- Jack Black presented the Hollywood Screenwriter Award to his School of Rock and Bernie collaborator Richard Linklater and Linklater’s Before Midnight co-writers and stars Julie Delpy and Ethan Hawke. After noting that Midnight — the third installment in the Before series, after Before Sunrise and Before Sunset — is the best-reviewed film of the year, so far, Black cracked, “I’m not a f—ing award-winning writer, I’m just a dude who wants to be in the next installment, Before the Eclipse.” As the honorees stumbled over each other’s words at the podium, Linklater joked that this is why “People think that the movies are very improvised. They’re actually entirely scripted.” Hawke then got big laughs by joking that the film’s success was owed less to the script than the actors, who he wished to thank.
- The Book Thief‘s supporting actor Geoffrey Rush presented the Hollywood Spotlight Award, which recognizes up-and-coming talent, to three people: Fruitvale Station‘s Michael B. Jordan, who noted of his film, “It’s so timely right now”; Lee Daniels’ The Butler‘s David Oyelowo, who, in a Nigerian accent, imitated his father’s long-ago advice to him that his decision to pursue acting was “a terrible, catastrophic idea,” and then thanked Daniels, who “took me and believed in me and put me in two films back-to-back [The Paperboy and The Butler] in which I became a better actor and a better man”; and Rush’s 13-year-old Book Thief costar Sophie Nelisse, who said, “I think it’s so cool to get an award on the same stage as so many great artists” and said, “This is the kindest welcome I could ever imagine from Hollywood — I’m really touched to be here.”
- Captain Phillips supporting actor Oscar hopeful Barkhad Abdi presented the Hollywood Producer Award to Michael De Luca, who co-produced that film and many others including The Social Network and Moneyball. The Somali-born actor, who was a complete unknown prior to the release of the hit film, called De Luca, “Someone who truly helped change my life.” De Luca, in turn, acknowledged his producing partners Scott Rudin and Dana Brunetti and heaped praise on the film’s director, Paul Greengrass: “I am standing here because of all the work he did.”
- Amy Adams and Jeremy Renner, two of the stars of the forthcoming American Hustle, presented the film’s costume designer Michael Wilkinson and production designer Judy Becker with the Hollywood Costume Design Award and Hollywood Production Design Award, respectively.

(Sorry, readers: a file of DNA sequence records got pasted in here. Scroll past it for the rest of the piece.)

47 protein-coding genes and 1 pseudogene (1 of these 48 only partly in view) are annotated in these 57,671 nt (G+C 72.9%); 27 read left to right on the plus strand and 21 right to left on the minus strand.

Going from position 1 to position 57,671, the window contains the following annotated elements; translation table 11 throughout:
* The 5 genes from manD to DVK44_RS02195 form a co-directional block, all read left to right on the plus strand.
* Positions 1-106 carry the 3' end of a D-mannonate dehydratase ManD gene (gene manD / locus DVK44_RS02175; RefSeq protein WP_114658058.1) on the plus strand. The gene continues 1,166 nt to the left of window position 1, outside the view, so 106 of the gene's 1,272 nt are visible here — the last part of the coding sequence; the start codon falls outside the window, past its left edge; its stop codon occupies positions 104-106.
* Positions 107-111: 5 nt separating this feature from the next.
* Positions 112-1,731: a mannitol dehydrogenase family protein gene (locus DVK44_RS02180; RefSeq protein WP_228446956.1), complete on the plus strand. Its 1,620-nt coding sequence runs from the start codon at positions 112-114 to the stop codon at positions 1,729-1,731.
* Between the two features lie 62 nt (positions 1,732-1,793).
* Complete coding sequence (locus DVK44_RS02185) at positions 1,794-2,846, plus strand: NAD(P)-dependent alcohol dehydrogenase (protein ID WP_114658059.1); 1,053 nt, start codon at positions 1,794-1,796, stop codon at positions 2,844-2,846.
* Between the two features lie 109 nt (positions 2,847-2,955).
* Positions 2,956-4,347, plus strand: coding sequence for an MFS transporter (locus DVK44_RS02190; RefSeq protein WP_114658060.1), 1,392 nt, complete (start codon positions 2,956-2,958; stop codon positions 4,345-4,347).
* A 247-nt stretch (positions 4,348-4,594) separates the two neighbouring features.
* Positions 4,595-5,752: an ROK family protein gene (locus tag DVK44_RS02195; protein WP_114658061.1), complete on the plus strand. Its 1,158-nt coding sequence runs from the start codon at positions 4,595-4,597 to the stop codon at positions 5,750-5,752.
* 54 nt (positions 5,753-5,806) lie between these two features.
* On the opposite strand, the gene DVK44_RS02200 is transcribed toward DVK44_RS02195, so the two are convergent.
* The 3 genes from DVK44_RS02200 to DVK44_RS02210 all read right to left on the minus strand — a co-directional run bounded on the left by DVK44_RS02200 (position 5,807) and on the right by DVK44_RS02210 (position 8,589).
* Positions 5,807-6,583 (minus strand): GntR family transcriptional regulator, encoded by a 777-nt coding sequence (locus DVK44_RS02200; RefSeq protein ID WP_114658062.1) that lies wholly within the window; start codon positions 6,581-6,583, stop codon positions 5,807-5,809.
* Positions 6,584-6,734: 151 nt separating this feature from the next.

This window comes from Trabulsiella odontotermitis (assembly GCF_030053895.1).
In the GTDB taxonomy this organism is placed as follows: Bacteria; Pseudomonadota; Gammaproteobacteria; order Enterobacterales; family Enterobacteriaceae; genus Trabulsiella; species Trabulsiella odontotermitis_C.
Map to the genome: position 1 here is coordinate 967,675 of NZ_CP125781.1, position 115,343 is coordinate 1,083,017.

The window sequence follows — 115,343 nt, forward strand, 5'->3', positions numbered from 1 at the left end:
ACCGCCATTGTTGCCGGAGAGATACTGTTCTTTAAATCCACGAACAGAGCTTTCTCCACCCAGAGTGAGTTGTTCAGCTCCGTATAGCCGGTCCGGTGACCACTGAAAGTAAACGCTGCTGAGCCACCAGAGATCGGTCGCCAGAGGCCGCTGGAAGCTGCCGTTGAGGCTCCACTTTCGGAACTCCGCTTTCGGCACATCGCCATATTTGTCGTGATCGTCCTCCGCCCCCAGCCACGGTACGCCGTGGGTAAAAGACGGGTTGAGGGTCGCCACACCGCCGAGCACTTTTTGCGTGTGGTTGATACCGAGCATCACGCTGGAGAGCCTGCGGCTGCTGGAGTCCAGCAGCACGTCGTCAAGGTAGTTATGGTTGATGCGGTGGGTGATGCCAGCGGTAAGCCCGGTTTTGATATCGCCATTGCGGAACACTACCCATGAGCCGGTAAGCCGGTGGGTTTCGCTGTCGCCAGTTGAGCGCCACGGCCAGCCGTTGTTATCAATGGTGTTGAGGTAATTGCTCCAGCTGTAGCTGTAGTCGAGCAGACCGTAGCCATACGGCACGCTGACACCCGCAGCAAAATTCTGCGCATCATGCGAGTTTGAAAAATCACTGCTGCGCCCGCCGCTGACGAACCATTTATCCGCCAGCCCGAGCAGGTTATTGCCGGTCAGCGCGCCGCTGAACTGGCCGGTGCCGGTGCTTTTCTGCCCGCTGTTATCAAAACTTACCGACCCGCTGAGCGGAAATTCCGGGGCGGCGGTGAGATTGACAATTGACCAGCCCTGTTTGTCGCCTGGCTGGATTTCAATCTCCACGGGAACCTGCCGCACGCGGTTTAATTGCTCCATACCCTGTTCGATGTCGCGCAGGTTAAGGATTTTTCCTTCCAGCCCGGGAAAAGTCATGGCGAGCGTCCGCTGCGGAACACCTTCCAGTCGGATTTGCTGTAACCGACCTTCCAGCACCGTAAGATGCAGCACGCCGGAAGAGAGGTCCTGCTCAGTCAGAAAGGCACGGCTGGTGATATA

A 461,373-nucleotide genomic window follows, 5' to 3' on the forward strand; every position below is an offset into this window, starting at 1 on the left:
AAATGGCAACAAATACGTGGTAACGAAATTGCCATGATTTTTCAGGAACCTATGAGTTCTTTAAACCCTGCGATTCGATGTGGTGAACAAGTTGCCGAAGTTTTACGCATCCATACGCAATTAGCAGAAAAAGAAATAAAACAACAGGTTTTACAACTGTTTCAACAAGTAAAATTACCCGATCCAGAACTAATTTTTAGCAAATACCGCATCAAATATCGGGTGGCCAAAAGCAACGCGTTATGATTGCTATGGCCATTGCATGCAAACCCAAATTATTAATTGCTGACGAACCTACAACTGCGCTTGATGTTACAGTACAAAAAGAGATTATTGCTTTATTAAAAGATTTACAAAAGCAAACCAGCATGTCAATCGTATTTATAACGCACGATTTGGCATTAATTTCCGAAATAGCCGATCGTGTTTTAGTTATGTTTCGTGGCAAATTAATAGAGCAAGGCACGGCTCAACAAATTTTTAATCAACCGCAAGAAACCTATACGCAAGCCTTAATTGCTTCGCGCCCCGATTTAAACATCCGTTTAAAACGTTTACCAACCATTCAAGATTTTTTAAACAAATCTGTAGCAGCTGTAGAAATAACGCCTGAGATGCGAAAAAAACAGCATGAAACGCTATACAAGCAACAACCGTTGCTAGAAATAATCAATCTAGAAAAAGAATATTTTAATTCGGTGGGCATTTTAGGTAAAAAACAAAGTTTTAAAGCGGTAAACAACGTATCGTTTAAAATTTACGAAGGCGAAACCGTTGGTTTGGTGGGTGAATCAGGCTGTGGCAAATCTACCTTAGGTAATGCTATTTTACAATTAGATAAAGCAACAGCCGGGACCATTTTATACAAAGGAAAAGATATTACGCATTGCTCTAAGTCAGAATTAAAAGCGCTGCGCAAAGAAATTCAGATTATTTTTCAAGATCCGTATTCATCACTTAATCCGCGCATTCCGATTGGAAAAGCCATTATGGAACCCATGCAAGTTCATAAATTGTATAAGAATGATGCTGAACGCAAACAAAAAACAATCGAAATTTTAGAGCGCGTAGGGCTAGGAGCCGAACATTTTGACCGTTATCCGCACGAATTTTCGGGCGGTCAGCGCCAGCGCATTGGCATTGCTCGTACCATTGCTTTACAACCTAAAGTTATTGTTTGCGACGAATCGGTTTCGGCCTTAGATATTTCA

- Sean Hayes presented the Hollywood Animation Award to Monsters University director Dan Scanlon.
- Pacific Rim star Robert Kazinsky presented the Hollywood Visual Effects Award to the film’s visual effects supervisor, John Knoll.
- Bruce Willis presented the Hollywood Legend Award to producer Jerry Weintraub, saying, “I love him to death.” Weintraub, in turn, said, “I’m not gonna talk long ’cause I want a vodka.”
- Olivia Munn presented the Hollywood Movie Award, which was determined by fan voting, to Star Trek Into Darkness.
THR also had exclusive access to the backstage green room, which was often overflowing — literally — with A-listers. Among the fun sights and sounds there:
- Abdi excitedly approached McConaughey and said, “Nice to meet you — I watch your movies a lot!”
- When Hawke entered the room he marveled aloud, “You got McConaughey here! You got Jack Black here!”
- When Leto entered, Downey, before presenting him with his award, greeted him by patting his stomach and saying, “You are your actual size!”
- Downey, Leto and Renner were chatting when Roberts entered the room and came in for kisses with each one of them.
- After watching the clip of highlights from Nyong’o’s performance on a closed-circuit monitor, Spencer clapped and said, “She’s so great.”
- After Nyong’o’s tearful speech, the actress returned to the green room and was still emotional as she received hugs and congratulations from friends and well-wishers.
- Fonda watched intently as the highlight reel of Ford’s career played and then cheered enthusiastically as he was introduced.
Pictured below: Kanye West and Steve McQueen in the green room at the Beverly Hilton. Photo Credit: Scott Feinberg.